Salt stress—both salinity and alkalinity/sodicity—is a worsening problem in inland areas in Sub-Saharan Africa such as in Mali, Ethiopia, and Burundi due to the buildup of salt as a consequence of the excessive use of irrigation water with improper drainage, coupled with the use of poor-quality irrigation water or sodic soils developed from salt-bearing rocks. Salt-affected areas are predominantly inhabited by impoverished communities with fewer opportunities for food security and livelihood options.


As much as one-third of the rainfed lowland areas in Sub-Saharan Africa are thought to be affected by submergence. Modern rice varieties are not adapted to these conditions. Farmers in the subregion suffer from either regular yield loss when they grow these varieties, or low yield when they continue to cultivate local landraces.

Low germination under anaerobic conditions

Rice usually has low germination under anaerobic conditions, which leads to a poor crop stand in direct seeded rice cultivation when rain occurs after seeding. Most modern rice varieties either fail completely to germinate underwater or fail to elongate the coleoptile and develop roots and shoots for further development under a long period of oxygen deprivation. This results in partial to complete crop failure. Thus, the development of varieties able to tolerate flooding during germination—referred to as anaerobic germination—is critical for DSR in both rainfed and irrigated ecosystems.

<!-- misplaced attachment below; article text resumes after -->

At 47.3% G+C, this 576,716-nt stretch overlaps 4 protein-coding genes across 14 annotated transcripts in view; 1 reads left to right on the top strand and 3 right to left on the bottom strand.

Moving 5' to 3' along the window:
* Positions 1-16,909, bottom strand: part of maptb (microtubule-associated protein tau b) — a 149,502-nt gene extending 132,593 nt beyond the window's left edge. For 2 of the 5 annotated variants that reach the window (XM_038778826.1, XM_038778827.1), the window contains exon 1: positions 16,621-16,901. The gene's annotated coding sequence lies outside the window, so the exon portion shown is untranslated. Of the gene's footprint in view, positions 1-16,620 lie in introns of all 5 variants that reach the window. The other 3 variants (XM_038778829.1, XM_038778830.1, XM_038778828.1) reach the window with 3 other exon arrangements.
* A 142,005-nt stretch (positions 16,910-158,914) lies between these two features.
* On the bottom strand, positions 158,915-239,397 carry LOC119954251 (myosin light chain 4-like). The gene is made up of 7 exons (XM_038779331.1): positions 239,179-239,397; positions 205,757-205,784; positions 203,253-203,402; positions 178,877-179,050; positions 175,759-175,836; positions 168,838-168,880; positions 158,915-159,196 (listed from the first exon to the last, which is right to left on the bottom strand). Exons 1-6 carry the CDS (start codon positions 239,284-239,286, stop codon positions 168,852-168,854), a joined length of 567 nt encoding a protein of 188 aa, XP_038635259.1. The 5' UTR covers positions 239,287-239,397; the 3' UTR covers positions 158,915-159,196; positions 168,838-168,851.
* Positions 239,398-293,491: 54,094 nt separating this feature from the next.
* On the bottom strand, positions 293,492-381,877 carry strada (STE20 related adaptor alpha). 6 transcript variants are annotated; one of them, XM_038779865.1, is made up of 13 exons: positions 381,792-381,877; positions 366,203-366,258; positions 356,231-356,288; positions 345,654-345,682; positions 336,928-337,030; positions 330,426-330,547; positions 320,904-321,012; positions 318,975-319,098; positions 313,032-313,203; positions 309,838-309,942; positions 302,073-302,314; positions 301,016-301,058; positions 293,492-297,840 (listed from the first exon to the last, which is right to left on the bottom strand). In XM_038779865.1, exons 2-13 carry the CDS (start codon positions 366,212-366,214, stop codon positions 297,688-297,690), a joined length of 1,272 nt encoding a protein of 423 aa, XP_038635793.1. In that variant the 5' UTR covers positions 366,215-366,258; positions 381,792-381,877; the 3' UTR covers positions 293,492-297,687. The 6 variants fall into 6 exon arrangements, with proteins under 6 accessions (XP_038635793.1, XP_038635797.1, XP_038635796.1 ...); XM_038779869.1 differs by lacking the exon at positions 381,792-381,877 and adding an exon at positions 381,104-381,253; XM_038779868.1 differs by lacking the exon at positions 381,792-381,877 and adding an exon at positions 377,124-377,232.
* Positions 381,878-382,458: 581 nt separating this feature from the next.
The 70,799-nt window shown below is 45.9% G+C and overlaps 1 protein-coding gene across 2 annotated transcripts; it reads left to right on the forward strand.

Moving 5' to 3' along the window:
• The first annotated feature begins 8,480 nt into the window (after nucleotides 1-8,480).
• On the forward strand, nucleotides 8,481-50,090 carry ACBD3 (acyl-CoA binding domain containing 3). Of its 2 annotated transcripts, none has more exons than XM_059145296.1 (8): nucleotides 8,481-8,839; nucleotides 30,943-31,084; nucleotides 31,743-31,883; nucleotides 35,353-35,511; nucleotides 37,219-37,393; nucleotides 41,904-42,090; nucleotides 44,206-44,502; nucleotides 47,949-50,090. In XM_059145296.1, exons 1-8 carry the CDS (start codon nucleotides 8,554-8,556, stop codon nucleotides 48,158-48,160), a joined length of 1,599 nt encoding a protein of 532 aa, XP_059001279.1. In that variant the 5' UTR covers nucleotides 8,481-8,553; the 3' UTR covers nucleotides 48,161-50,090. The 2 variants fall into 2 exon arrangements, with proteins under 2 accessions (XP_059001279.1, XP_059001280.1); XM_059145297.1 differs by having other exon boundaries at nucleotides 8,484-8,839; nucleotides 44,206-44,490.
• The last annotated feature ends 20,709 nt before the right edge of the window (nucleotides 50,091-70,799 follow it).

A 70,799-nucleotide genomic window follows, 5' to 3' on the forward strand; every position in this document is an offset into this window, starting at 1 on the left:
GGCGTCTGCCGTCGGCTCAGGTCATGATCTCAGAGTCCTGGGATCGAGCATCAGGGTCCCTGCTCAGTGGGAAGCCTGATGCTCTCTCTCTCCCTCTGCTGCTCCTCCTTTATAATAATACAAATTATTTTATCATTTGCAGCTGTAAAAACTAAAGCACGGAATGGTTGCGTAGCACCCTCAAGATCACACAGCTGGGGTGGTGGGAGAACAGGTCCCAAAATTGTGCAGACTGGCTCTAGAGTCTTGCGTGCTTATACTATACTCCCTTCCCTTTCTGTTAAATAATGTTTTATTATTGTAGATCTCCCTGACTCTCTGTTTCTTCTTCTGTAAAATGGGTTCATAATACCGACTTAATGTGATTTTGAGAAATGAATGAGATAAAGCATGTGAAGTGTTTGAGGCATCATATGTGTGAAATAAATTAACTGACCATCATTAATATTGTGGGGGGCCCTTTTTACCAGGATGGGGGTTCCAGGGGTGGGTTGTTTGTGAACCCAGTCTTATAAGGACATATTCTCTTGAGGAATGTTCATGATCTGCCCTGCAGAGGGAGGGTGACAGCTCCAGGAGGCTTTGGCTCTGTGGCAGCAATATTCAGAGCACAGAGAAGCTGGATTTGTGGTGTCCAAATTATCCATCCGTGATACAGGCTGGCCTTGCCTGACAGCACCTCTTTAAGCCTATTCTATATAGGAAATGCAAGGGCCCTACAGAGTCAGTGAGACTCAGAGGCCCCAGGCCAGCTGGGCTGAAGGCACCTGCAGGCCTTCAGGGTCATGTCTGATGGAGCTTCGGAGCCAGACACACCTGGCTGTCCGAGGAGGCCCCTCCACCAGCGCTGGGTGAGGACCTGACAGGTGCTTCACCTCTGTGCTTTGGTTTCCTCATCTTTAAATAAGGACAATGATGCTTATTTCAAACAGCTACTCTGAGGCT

Our solutions in a nutshell

The ClimateSmart African Rice project team will identify novel genes or QTLs involved in flood or salinity tolerance of rice using African rice germplasm such as Oryza glaberrima and wild relatives.

The underlying knowledge gaps for achieving the overall objective are the following:

The scientists in the team propose to use promising genotypes of wild relatives from wetland habitats to uncover these trait capacities.